Interview With Natalie Trunow, Chief Investment Officer Of Equities At Calvert Investment Management: Recessionary Pressure In Europe Strong, Default Issues To Return

Includes: DIA, SPY
by: Harlan Levy

Natalie Trunow is Senior Vice President and Chief Investment Officer of Equities at Maryland-based Calvert Investment Management. Previously she was a Section Head and a Portfolio Manager in the global markets group at General Motors Asset Management.

Harlan Levy: What does the Cyprus mess tell you?

Natalie Trunow: I read about the situation a few months ago, but at the time, nobody cared. We have two pictures: One is the policy picture that markets were focused on for the past year and a half or so that seems to have appeased the markets. They were going to do whatever it takes to keep countries from defaulting. As a result, the sovereign spreads compressed, and the peripheral countries were able to borrow at lower rates.

But there's another picture in Europe that markets at large weren't paying attention to. That's the underlying economic fundamentals, not only in peripheral Europe, but in core European economies. That is a picture of pretty significant recessionary pressures within European economies all the way to the core. The markets discounted that information because of the policy moves that were being assigned the same weight as those that took place in the U.S. In the U.S, the policy moves along with the quantitative easing by the Federal Reserve did work, and deleveraging did take place.

But things are different in Europe, where the potential default, which is driven by market speculation on sovereign bonds, can't be avoided by policy action. A country default driven by a severe economic recession and inability to meet obligations is likely unable to be addressed by policy actions. And because the economic recessionary pressures are so pronounced and so strong in Europe - and especially peripherally in Europe, with Cyprus one example, however small - that over time the potential default issue will continue to resurface, and markets are being reawakened to that reality.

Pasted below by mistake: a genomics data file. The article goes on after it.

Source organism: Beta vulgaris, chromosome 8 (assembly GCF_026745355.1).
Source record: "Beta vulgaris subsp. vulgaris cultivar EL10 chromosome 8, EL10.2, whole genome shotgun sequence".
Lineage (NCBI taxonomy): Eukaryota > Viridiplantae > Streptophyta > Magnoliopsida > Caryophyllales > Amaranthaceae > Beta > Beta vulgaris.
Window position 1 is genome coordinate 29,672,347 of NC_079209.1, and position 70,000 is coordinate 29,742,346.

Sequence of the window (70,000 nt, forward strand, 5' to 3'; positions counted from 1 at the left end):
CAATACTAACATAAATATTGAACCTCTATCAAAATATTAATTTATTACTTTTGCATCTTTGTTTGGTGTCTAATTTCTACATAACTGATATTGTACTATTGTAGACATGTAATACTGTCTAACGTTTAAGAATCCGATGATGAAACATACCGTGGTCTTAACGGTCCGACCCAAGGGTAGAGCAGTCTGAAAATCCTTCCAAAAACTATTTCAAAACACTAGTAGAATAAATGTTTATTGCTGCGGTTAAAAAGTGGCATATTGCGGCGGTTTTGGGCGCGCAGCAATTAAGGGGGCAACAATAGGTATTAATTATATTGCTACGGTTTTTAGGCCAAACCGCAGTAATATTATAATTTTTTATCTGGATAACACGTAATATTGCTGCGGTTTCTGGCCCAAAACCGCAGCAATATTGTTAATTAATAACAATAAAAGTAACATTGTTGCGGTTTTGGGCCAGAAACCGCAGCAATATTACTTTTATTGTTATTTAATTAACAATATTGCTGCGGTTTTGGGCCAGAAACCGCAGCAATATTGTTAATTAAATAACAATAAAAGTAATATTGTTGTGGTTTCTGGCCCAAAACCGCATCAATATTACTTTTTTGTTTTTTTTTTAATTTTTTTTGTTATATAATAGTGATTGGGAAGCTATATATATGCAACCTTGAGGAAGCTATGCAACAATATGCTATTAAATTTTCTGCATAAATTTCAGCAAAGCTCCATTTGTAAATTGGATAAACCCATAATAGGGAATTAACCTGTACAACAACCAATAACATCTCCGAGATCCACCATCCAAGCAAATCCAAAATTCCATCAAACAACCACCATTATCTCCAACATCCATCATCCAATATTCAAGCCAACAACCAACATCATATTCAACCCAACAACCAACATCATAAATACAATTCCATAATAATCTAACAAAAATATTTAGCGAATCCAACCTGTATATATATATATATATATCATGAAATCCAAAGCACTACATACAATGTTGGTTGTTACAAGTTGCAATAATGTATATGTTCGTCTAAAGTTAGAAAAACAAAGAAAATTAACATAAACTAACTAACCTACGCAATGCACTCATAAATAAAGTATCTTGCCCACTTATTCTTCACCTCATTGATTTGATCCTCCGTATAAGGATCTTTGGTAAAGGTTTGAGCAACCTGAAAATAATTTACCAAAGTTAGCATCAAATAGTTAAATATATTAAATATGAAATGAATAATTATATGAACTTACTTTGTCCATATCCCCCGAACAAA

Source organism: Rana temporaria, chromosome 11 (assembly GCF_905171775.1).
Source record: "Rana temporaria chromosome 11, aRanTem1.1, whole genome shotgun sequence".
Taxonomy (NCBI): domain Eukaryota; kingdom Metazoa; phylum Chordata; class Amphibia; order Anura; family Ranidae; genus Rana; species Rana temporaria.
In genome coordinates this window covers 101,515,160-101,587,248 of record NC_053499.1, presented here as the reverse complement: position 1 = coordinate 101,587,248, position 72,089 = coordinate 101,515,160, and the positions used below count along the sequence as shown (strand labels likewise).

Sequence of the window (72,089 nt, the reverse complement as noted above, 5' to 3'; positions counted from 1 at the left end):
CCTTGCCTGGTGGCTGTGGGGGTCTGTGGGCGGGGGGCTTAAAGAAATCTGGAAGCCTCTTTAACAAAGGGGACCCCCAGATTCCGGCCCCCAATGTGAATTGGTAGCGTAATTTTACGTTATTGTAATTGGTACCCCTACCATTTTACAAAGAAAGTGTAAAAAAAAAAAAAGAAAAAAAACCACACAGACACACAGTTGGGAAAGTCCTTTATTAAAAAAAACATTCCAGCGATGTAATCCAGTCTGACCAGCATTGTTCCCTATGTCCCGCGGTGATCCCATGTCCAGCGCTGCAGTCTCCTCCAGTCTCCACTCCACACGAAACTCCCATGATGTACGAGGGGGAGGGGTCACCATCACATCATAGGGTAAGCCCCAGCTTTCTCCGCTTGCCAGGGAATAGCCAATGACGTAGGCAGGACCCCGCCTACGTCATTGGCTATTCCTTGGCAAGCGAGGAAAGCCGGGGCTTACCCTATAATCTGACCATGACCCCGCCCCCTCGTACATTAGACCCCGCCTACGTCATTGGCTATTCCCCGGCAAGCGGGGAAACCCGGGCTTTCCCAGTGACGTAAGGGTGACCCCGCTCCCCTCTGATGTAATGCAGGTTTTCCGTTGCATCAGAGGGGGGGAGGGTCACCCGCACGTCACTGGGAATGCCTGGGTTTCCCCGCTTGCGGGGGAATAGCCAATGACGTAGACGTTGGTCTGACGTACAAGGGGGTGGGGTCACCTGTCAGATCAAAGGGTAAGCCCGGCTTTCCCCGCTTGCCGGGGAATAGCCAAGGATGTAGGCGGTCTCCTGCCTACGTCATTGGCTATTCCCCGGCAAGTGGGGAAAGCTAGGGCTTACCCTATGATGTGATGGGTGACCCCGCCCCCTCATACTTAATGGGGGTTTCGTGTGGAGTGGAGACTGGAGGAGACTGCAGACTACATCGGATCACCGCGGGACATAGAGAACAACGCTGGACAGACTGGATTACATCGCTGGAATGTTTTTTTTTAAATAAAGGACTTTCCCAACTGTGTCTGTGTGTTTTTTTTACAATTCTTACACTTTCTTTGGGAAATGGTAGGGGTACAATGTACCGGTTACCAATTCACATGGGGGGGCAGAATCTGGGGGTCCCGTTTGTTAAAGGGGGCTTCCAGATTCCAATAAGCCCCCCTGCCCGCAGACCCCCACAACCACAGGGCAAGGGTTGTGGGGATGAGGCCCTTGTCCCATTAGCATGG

We were there a year and a half ago. Last year the consensus forecast was for Europe to recover and have 1 percent GDP growth, and last year it turned out to be negative, so the consensus was wrong. The same thing could be happening this year. The consensus earlier this year before the Cyprus situation transpired was again for recovery in Europe. And I don't know if that is achievable this year. Two years ago we were also saying recession in Europe could be more protracted and serious than markets anticipate, and that is what has happened.

So a policy step in Europe is not as effective as in the U.S., and policy moves need to be taken with a grain of salt. I think the underlying economic reality in Europe is finally seeping through into market performance, whereas in the past few months more credibility was given to the policy actions.

H.L.: How strong is the U.S. economy?

N.T: It's a relative statement, but the U.S. economy is expanding. It's having a very tepid recovery, but it's a recovery nevertheless. I cannot say the same of many developed economies in the world. How strong is it? It's less strong in the short term than if there hadn't been the sequester. It could have been stronger this year, but the actions that reduce spending and improve the budget strength for the U.S. for the long term are necessary. Despite the sequester I still think we will be able to maintain some expansion, although less robust.

What gives me confidence that the U.S. economy can continue to expand is the fact that the U.S. housing market has been recovering and providing a positive impact on the economy and consumer confidence, as well as contributing to employment in housing-related sectors, as opposed to being a drag on economic growth.